Regardless, housing economists and analysts agree that any market correction is likely to be a modest one. No one expects price drops on the scale of the declines experienced during the Great Recession.
Will the market crash?
The last time the U.S. housing market looked so frothy was back in 2005 to 2007. Back then, home values crashed with disastrous consequences. When the real estate bubble burst, the global economy plunged into the deepest downturn since the Great Depression. Now that the housing boom is threatened by soaring mortgage rates and a potential recession — Bankrate’s most recent expert survey put the odds at 59 percent — buyers and homeowners are asking a familiar question: Is the housing market about to crash?
Housing economists agree that prices could fall further, but the decline won’t be as severe as the one homeowners experienced during the Great Recession. One obvious difference between now and then is that homeowners’ personal balance sheets are much stronger today than they were 15 years ago. The typical homeowner with a mortgage has stellar credit, a ton of home equity and a fixed-rate mortgage locked in at a rate well below 5 percent — in fact, according to a June Redfin study, 82.4 percent of all current homeowners are locked in below the 5 percent mark.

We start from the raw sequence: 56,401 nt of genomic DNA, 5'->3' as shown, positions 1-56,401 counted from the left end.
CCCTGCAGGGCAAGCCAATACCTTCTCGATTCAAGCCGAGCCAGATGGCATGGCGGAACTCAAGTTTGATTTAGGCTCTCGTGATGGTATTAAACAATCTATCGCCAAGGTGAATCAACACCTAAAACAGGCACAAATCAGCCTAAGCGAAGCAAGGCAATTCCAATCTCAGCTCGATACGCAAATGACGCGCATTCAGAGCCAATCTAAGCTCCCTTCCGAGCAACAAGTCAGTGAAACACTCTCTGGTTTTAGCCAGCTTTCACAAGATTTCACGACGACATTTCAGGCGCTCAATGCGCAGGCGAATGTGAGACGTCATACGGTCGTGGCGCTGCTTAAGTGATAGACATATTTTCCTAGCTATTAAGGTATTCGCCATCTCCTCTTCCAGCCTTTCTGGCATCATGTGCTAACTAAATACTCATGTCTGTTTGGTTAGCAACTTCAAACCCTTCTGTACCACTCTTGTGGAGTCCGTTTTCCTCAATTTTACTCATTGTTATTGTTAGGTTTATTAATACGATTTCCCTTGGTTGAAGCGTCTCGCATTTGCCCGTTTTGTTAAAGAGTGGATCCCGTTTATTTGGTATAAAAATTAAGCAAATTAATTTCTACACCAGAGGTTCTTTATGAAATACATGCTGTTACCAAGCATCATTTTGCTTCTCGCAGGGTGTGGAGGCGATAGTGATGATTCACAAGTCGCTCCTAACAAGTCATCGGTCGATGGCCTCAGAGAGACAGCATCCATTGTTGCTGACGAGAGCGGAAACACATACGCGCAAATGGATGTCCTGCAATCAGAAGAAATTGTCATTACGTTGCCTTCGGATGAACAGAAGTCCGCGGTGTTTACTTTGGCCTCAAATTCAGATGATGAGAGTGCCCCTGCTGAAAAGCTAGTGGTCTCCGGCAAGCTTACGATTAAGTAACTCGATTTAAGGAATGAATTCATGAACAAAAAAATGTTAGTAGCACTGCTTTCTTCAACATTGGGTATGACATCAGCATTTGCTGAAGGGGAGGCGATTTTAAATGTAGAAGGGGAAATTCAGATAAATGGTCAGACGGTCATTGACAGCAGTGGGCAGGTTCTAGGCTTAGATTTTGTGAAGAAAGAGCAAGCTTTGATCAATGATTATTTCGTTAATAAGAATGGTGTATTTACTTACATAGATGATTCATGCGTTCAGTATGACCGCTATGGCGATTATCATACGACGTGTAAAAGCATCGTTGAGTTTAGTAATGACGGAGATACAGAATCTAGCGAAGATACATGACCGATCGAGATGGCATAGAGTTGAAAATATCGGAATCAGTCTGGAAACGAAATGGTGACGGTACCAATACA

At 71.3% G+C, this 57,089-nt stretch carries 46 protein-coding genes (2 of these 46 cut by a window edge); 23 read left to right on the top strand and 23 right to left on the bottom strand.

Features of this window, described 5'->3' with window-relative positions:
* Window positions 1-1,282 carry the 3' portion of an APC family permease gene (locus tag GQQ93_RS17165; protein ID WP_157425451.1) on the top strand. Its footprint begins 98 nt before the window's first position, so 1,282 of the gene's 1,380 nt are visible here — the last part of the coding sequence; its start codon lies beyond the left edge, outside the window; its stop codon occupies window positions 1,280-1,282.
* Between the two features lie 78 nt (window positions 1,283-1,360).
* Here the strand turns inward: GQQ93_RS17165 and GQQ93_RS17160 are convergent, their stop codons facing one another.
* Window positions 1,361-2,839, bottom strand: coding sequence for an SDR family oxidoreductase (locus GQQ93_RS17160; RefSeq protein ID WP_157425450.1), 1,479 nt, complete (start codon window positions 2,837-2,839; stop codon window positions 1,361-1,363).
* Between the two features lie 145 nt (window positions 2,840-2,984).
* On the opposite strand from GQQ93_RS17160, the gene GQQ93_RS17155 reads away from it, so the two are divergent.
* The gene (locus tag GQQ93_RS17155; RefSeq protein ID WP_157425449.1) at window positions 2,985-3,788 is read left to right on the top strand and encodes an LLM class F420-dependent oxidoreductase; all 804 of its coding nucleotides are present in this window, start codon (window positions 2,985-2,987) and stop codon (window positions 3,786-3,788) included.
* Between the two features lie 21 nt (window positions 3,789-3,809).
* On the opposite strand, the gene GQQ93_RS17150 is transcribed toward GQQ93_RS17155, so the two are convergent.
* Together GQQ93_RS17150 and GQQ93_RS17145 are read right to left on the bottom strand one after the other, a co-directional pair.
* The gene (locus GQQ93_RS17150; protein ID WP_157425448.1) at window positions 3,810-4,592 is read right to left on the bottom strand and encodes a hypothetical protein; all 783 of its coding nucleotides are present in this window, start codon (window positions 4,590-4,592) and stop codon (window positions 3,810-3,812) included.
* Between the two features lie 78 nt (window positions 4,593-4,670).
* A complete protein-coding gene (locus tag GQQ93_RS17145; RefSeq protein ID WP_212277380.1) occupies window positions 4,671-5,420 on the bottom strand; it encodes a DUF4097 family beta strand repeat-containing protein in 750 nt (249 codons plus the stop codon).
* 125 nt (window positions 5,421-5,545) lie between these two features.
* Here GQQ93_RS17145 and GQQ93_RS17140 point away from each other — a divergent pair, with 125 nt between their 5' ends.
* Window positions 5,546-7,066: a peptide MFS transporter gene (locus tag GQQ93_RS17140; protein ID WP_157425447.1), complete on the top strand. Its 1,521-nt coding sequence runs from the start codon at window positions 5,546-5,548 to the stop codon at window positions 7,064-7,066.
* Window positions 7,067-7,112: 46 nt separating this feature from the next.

What’s more, builders remember the Great Recession all too well, and they’ve been cautious about their pace of construction. The result is an ongoing shortage of homes for sale. “We simply don’t have enough inventory,” Yun says. “Will some markets see a price decline? Yes,” he says. “[But] with the supply not being there, the repeat of a 30 percent price decline is highly, highly unlikely.”
Existing home prices
Economists have long predicted that the housing market would eventually cool as home values become a victim of their own success. After decreasing year-over-year in February for the first time in more than a decade, the median sale price of a single-family home showed a 0.9 percent yearly decline in June, per NAR.
Overall, though, home prices have risen far more quickly than incomes. That affordability squeeze is exacerbated by the fact that mortgage rates have more than doubled since August 2021.